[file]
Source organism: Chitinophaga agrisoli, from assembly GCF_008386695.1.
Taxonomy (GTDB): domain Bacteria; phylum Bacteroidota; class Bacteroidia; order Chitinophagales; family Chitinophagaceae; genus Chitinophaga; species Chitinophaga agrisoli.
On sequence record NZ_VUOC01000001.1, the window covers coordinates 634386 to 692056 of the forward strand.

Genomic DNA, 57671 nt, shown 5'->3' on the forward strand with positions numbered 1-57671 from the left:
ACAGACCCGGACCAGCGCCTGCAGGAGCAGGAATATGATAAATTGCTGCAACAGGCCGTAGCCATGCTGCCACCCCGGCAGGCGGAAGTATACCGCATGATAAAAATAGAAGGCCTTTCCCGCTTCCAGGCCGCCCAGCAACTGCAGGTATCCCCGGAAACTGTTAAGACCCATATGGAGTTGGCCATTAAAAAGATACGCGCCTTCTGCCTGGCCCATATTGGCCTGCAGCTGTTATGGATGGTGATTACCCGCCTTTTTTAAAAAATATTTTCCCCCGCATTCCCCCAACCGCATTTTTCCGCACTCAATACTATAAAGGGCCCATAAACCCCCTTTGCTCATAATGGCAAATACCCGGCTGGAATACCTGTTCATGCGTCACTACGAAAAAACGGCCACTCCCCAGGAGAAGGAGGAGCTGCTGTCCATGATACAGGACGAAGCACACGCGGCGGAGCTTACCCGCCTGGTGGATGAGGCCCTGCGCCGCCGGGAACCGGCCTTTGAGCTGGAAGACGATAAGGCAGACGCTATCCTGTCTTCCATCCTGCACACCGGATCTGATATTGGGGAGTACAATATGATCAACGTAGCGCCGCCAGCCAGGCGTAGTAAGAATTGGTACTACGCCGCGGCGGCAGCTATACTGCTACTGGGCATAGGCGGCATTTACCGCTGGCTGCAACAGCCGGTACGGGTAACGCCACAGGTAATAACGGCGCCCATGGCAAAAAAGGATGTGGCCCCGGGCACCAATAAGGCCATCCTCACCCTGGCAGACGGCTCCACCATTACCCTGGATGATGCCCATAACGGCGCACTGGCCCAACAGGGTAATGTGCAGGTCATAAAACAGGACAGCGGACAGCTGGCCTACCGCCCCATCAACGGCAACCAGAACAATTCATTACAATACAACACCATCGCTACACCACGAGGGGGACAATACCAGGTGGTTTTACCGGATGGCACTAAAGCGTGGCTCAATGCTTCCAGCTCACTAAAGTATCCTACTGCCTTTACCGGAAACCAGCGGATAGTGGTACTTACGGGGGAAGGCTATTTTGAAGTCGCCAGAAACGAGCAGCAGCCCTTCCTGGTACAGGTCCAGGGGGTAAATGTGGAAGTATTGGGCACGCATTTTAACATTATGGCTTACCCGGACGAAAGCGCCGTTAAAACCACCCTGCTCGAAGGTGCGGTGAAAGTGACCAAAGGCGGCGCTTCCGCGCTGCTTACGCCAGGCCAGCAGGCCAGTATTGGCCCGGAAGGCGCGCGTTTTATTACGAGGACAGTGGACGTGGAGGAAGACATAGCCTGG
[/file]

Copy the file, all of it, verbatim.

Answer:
Source organism: Chitinophaga agrisoli, from assembly GCF_008386695.1.
Taxonomy (GTDB): domain Bacteria; phylum Bacteroidota; class Bacteroidia; order Chitinophagales; family Chitinophagaceae; genus Chitinophaga; species Chitinophaga agrisoli.
On sequence record NZ_VUOC01000001.1, the window covers coordinates 634386 to 692056 of the forward strand.

Genomic DNA, 57671 nt, shown 5'->3' on the forward strand with positions numbered 1-57671 from the left:
ACAGACCCGGACCAGCGCCTGCAGGAGCAGGAATATGATAAATTGCTGCAACAGGCCGTAGCCATGCTGCCACCCCGGCAGGCGGAAGTATACCGCATGATAAAAATAGAAGGCCTTTCCCGCTTCCAGGCCGCCCAGCAACTGCAGGTATCCCCGGAAACTGTTAAGACCCATATGGAGTTGGCCATTAAAAAGATACGCGCCTTCTGCCTGGCCCATATTGGCCTGCAGCTGTTATGGATGGTGATTACCCGCCTTTTTTAAAAAATATTTTCCCCCGCATTCCCCCAACCGCATTTTTCCGCACTCAATACTATAAAGGGCCCATAAACCCCCTTTGCTCATAATGGCAAATACCCGGCTGGAATACCTGTTCATGCGTCACTACGAAAAAACGGCCACTCCCCAGGAGAAGGAGGAGCTGCTGTCCATGATACAGGACGAAGCACACGCGGCGGAGCTTACCCGCCTGGTGGATGAGGCCCTGCGCCGCCGGGAACCGGCCTTTGAGCTGGAAGACGATAAGGCAGACGCTATCCTGTCTTCCATCCTGCACACCGGATCTGATATTGGGGAGTACAATATGATCAACGTAGCGCCGCCAGCCAGGCGTAGTAAGAATTGGTACTACGCCGCGGCGGCAGCTATACTGCTACTGGGCATAGGCGGCATTTACCGCTGGCTGCAACAGCCGGTACGGGTAACGCCACAGGTAATAACGGCGCCCATGGCAAAAAAGGATGTGGCCCCGGGCACCAATAAGGCCATCCTCACCCTGGCAGACGGCTCCACCATTACCCTGGATGATGCCCATAACGGCGCACTGGCCCAACAGGGTAATGTGCAGGTCATAAAACAGGACAGCGGACAGCTGGCCTACCGCCCCATCAACGGCAACCAGAACAATTCATTACAATACAACACCATCGCTACACCACGAGGGGGACAATACCAGGTGGTTTTACCGGATGGCACTAAAGCGTGGCTCAATGCTTCCAGCTCACTAAAGTATCCTACTGCCTTTACCGGAAACCAGCGGATAGTGGTACTTACGGGGGAAGGCTATTTTGAAGTCGCCAGAAACGAGCAGCAGCCCTTCCTGGTACAGGTCCAGGGGGTAAATGTGGAAGTATTGGGCACGCATTTTAACATTATGGCTTACCCGGACGAAAGCGCCGTTAAAACCACCCTGCTCGAAGGTGCGGTGAAAGTGACCAAAGGCGGCGCTTCCGCGCTGCTTACGCCAGGCCAGCAGGCCAGTATTGGCCCGGAAGGCGCGCGTTTTATTACGAGGACAGTGGACGTGGAGGAAGACATAGCCTGG